This article was published in Australian Dictionary of Biography, Volume 6, (MUP), 1976
John Stewart junior (1832-1904), veterinary surgeon, was born in Edinburgh, son of John Stewart, veterinary surgeon, and his wife Annie, née Robinson. Educated at the Royal (Dick) Veterinary College he gained the certificate of the Highland and Agricultural Society of Scotland. He became a member of the Royal College of Veterinary Surgeons and set up a 'business and practice' in Glasgow, but about 1860 migrated to New South Wales. At Campbelltown on 21 January 1862 he married Jessie, daughter of James Walker of Parramatta.
Stewart first practised at Morpeth but after a few months moved to Windsor where he established a veterinary hospital. According to his obituary in the Hawkesbury Herald, 26 February 1904, he was appointed an inspector of pleuro-pneumonia in cattle in 1862 and was asked by (Sir) John Robertson to report on the efficacy of inoculation against the disease; about 1863 during an outbreak of scab he became a sheep inspector. In 1865 he set up another veterinary hospital and a forge at Bathurst, which were at first successful but were abandoned in 1876 because of drought. About the same time his Windsor hospital was moved to Castlereagh Street, Sydney, where his eldest son John Malcolm joined him in practice. Reputedly veterinary inspector for the Agricultural Society of New South Wales, he was honorary veterinary surgeon and a committee-man of the Society for the Prevention of Cruelty to Animals. In 1877 in the Agricultural Society's Journal he published an article, 'Horses' Feet and Horseshoeing'. He became foundation president of the Veterinary Medical Association of New South Wales in 1894, the first successful veterinary organization in Australia and next year participated in the Department of Agriculture's conference of agricultural societies. He was an elder of the Windsor Presbyterian congregation.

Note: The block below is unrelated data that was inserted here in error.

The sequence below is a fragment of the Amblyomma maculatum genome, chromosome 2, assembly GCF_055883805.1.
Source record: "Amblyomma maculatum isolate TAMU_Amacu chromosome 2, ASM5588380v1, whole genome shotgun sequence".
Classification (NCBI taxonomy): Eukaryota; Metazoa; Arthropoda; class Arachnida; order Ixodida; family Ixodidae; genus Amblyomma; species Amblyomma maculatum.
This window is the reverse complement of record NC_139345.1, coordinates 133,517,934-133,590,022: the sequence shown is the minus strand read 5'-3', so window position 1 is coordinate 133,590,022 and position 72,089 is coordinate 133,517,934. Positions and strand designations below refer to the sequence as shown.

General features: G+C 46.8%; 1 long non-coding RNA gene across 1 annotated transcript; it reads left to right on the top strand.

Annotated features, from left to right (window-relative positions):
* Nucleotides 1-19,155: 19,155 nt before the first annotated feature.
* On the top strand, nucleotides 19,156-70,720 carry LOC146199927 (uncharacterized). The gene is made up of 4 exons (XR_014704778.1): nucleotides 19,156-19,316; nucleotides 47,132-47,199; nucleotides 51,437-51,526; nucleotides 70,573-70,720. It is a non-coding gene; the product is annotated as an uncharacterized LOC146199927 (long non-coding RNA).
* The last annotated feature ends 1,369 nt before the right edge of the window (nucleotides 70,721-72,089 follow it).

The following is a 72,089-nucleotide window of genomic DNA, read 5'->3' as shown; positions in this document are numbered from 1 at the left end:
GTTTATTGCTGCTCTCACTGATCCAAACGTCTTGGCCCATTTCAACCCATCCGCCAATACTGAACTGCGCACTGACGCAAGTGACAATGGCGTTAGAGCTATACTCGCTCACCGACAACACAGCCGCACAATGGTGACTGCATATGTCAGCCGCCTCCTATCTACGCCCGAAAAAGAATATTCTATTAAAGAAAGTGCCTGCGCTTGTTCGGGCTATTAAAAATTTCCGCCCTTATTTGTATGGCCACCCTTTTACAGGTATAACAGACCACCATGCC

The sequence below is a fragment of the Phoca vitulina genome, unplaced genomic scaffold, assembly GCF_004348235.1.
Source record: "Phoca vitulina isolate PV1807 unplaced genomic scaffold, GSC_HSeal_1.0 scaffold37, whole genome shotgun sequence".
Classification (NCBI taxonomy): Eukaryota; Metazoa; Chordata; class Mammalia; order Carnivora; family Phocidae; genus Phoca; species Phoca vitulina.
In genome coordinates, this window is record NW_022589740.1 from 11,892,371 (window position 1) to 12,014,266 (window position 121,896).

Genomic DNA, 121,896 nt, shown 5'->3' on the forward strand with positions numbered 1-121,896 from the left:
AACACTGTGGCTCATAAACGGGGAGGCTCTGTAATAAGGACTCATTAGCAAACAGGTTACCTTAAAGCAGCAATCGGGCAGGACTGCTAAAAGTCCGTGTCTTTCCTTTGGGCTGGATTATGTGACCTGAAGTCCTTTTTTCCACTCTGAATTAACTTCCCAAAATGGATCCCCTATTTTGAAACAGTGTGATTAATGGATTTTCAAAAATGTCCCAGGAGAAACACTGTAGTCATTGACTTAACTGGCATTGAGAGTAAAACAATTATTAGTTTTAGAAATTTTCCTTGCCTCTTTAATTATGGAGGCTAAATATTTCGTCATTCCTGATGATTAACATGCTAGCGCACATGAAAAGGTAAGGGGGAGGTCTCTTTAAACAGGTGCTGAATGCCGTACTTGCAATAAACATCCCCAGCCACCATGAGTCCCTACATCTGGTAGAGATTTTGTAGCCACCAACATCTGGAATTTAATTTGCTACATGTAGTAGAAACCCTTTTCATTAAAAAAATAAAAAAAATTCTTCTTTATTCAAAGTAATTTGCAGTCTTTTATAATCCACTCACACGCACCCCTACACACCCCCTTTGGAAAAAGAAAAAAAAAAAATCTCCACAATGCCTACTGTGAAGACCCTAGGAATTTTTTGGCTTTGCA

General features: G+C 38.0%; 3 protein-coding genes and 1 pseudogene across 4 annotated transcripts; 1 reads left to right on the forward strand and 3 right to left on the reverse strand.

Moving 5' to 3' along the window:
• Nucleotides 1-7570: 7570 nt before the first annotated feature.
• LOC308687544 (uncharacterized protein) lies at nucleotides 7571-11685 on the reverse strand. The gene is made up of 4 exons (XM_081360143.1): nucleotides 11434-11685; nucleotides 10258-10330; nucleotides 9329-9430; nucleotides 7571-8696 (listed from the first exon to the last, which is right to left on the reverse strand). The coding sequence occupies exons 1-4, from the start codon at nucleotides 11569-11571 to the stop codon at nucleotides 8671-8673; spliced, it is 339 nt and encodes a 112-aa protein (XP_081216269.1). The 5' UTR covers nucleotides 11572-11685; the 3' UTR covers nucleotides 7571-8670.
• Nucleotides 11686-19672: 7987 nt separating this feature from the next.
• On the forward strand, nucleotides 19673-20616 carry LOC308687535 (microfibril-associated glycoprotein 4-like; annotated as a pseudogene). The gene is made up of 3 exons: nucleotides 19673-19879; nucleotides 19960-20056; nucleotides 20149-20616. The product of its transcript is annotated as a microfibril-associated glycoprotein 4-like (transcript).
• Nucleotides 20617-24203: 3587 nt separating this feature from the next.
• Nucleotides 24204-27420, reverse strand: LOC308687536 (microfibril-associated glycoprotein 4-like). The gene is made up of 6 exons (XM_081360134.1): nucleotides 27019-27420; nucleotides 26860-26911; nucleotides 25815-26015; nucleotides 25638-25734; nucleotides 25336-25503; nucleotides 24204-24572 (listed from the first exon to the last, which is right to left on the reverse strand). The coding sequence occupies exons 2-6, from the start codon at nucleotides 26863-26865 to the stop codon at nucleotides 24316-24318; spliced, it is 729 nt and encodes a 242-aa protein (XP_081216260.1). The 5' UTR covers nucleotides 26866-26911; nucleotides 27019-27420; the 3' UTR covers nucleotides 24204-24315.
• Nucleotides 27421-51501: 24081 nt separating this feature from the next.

Aged 72, Stewart died of diabetes at Church Street, Windsor, on 15 February 1904. Predeceased by his wife, he was survived by five sons and by three of his five daughters; his estate was valued for probate at £1952. Two of his sons became veterinary surgeons of whom the best known was James Douglas, who was lecturer in elementary science at the Sydney Technical College in the late 1890s and early 1900s, and professor of veterinary science at the University of Sydney in 1910-39.
J. C. Beardwood and D. F. Stewart, 'Stewart, John junior (1832–1904)', Australian Dictionary of Biography, National Centre of Biography, Australian National University, http://adb.anu.edu.au/biography/stewart-john-junior-4647/text7671, published first in hardcopy 1976, accessed online 30 April 2016.
This article was first published in hardcopy in Australian Dictionary of Biography, Volume 6, (MUP), 1976